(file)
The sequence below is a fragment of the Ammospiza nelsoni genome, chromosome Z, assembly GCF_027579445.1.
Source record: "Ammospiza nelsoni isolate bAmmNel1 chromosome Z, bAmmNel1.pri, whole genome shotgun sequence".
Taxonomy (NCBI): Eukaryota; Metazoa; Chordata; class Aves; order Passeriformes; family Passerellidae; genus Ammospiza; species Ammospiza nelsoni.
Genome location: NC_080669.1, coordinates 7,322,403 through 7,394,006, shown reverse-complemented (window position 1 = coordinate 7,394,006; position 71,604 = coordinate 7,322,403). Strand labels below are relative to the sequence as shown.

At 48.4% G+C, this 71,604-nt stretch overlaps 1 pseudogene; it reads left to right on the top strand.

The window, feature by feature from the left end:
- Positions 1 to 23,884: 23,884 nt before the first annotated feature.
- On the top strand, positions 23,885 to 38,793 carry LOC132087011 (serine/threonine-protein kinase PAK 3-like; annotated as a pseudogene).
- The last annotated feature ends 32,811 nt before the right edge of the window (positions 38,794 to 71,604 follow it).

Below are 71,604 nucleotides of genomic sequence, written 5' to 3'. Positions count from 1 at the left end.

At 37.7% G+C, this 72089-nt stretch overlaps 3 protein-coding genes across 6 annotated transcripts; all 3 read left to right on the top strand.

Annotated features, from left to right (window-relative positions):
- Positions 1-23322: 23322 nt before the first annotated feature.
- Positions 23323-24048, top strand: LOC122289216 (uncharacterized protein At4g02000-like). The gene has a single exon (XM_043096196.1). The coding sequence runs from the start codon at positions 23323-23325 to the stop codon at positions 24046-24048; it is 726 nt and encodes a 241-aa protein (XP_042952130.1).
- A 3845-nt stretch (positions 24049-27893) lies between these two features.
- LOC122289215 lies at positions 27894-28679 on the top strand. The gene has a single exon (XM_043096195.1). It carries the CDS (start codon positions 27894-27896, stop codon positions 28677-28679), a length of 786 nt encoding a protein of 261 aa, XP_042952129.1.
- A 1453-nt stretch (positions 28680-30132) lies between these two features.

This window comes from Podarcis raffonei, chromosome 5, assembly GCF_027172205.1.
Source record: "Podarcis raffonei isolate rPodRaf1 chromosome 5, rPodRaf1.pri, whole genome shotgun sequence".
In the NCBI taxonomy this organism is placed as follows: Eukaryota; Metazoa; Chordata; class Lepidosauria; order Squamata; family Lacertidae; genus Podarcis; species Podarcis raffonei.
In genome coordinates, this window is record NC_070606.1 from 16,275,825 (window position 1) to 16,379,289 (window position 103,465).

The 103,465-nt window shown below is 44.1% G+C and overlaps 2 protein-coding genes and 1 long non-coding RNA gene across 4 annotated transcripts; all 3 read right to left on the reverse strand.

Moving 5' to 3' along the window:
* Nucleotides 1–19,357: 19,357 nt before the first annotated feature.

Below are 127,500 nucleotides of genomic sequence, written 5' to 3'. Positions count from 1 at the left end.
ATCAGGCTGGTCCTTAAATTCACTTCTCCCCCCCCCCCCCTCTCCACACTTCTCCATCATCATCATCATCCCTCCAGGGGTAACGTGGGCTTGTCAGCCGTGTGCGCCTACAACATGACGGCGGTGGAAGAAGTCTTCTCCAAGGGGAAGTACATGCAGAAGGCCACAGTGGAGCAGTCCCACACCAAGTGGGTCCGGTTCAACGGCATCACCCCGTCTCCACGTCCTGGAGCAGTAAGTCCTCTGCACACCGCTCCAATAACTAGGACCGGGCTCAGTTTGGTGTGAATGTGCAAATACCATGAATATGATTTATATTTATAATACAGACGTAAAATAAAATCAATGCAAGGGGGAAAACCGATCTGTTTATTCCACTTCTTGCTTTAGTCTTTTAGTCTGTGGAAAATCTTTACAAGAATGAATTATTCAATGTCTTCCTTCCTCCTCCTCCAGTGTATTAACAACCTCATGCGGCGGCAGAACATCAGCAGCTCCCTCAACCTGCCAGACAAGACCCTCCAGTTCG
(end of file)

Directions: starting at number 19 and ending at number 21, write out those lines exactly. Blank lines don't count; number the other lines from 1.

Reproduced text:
Source record: "Podarcis raffonei isolate rPodRaf1 chromosome 5, rPodRaf1.pri, whole genome shotgun sequence".
In the NCBI taxonomy this organism is placed as follows: Eukaryota; Metazoa; Chordata; class Lepidosauria; order Squamata; family Lacertidae; genus Podarcis; species Podarcis raffonei.
In genome coordinates, this window is record NC_070606.1 from 16,275,825 (window position 1) to 16,379,289 (window position 103,465).